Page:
I'm in my second year of trying a vegetable garden, and last year I started planting way too late. This year, I want to start some plants indoors so that I can transplant them outdoors earlier. I've saved some styrofoam egg cartons and read a bunch on how to start the seeds in them. But now I'm reading that a lot of people only start them in egg cartons until they sprout leaves, and then move them to bigger indoor containers before moving them outdoors. We're getting close to outdoor planting season here. Do I really need to move them multiple times, or can I just start them in the egg cartons and them move them out into the garden?

3 Answers 3


No, you need to move them into pots before putting outside, and they should be moved once they develop 2-4 sets of true leaves (not counting the first set, the cotyledons) at the latest. The plug of soil in your egg carton won't be big enough for proper root formation, and any plant is only as good as its roots. Move into small pots, grow them on a bit, then harden them off before planting outdoors in your prepared area. It's one of the tedious bits about growing from seed indoors, the need to pot on I'm afraid, and it's not a step you can omit. Starting with larger containers doesn't help for individual seeds, they're better started off in something shallow (your egg boxes or seed trays, peat starters, whatever) then transplanted as seedlings into something larger.

Depending where you are and what vegetables you've chosen, some seeds can be planted straight into the ground a bit later on, into a prepared area with friable soil.

  • 1
    @Sue - I could answer your comment, but I'd get a rap across the knuckles, because I'm sure the site would say 'post this as another question'...
    – Bamboo
    Mar 14, 2015 at 19:48
  • @Sue - I've added something in the answer that might help...
    – Bamboo
    Mar 14, 2015 at 19:54
  • "Starting with larger containers doesn't help for individual seeds, they're better started off in something shallow". Could you please explain why? Thanks :) Mar 16, 2015 at 20:53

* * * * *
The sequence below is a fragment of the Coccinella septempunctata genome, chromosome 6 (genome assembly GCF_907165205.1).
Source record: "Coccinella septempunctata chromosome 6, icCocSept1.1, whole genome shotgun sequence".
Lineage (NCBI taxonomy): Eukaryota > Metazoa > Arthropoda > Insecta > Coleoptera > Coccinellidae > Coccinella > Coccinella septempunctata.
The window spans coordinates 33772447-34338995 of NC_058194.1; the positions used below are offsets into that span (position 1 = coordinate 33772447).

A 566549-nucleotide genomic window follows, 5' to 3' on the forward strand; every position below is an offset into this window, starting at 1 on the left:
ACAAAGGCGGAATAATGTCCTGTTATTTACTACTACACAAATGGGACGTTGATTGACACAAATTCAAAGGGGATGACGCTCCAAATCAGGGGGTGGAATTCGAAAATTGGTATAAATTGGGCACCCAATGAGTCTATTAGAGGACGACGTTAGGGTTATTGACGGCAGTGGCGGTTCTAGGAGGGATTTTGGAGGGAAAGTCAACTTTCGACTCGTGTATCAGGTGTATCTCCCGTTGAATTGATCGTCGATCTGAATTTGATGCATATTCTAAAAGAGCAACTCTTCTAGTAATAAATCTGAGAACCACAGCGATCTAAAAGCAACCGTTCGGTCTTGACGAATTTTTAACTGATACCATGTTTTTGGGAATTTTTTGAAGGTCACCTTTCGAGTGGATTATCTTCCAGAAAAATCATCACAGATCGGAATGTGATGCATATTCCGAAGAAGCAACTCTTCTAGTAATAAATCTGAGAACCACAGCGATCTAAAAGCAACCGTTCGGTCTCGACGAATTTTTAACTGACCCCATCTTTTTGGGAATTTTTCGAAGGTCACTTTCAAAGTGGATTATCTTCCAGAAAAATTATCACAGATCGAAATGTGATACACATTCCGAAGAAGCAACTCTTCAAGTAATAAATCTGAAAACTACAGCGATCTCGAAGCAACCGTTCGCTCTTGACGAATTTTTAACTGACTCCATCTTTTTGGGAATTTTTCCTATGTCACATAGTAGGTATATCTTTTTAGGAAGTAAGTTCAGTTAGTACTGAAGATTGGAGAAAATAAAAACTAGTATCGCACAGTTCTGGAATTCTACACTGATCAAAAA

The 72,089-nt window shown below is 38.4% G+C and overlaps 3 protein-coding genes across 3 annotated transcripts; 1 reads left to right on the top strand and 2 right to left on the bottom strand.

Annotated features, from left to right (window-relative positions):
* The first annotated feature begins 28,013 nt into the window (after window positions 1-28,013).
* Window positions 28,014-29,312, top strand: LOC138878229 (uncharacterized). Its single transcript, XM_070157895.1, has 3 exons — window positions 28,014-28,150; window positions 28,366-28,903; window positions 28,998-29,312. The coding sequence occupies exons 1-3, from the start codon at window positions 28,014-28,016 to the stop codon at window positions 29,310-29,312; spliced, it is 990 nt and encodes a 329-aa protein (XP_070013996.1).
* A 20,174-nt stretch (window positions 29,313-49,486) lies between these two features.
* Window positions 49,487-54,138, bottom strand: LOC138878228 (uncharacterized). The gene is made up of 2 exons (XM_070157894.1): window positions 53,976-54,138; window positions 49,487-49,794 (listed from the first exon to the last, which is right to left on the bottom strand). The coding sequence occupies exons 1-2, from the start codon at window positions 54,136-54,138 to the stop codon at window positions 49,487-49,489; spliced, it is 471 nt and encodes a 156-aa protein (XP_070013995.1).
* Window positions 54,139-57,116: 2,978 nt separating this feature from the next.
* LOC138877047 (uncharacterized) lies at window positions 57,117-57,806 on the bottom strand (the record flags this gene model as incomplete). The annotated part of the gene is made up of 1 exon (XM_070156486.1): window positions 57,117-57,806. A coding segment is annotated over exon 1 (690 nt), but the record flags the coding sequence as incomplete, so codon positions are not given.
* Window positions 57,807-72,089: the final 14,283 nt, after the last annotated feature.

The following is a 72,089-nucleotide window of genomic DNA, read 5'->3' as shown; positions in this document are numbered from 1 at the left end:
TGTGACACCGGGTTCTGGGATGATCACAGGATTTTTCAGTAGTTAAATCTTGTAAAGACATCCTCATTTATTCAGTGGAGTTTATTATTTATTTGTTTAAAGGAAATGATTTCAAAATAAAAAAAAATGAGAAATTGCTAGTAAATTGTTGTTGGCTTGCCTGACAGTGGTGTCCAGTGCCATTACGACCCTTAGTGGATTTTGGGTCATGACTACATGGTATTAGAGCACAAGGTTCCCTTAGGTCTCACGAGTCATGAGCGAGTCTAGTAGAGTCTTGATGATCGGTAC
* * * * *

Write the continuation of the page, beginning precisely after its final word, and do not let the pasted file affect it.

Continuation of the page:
• @usumdelphini - I can give a more detailed explanation but not in this answer, because its not relevant to the question asked. I added that bit of info as a help in response to Sue's comment, which I see has now been removed, leaving only my responses to it above. Perhaps you'd like to post another question on this subject.
    – Bamboo
    Mar 17, 2015 at 11:43

I like what @Bamboo has said. Good information.

I would add that the goal here is to create a healthy plant with a well established root structure and leaves. I exclusively use soil blocks for seed starting now. I've done the plastic tray inserts, the yogurt cups, egg cartons, newspaper pots, etc. Those all work well enough. The plants - and you can see this directly with soil blocks because there's no container to block your view - push out roots quite readily once they start growing and the roots seek out moisture and nutrients. If they don't get those things, the seedlings fail.

I start all my seeds (that are not direct-seeded into the garden later) in either 3/4" or 2" blocks. The 3/4" blocks are moved into 2" blocks and the 2" blocks are moved into 3" pots - I just bought an entire sleeve of these, but I've also used those red plastic "Solo" cups too quite effectively - and the 3" pot is my "transition" pot for most everything I grow with the exception of tomatoes and peppers.

That time in the 3" pot gives the plants considerable space for further root growth before being put into the garden. It also gives me a bit of time to get the garden prepped.

Two things about transitioning plants outdoors - the "hardening off" period is really helpful in getting them accustomed to the temperature and the wind. I was skeptical early on that this was really necessary but I've seen much better results when easing them out into the outside world. Another thing is being mindful of the "last frost date" - better established plants can survive a light frost that sneaks up late in the season. Smaller, less established ones can be killed. It will depend upon the plant type, of course.

You could try your hand at a cold frame with some percentage of those seedlings and see how that goes. As long as you actively manage the heat and the wind (and keep them watered, of course) you might have some luck. I like to experiment a bit so that sort of things is something I would personally try just to see what happens.

  • 4
    I've seen a couple of things that suggest to me that running an oscillating fan among the seedlings (right from the start, or at least from the first true leaves) might be good for getting them used to the concept of "wind" far earlier.
    – Ecnerwal
    Mar 15, 2015 at 15:06
  • @Ecnerwal - interesting idea. Of course the downside to that is the cost of running the fan and the drying out of the soil. I bet it helps though. Would be an interesting experiment.
    – itsmatt
    Mar 15, 2015 at 15:40

In addition to the great advice above, if you have the opportunity to use cellulose based egg containers, then that would be better because you can plant those directly just like peat pots. The roots can grow right through the softened cellulose.

I like to use peat pots myself, they are a minor expense, and you can make your own from compost, or newspaper, etc. if you buy yourself a press.

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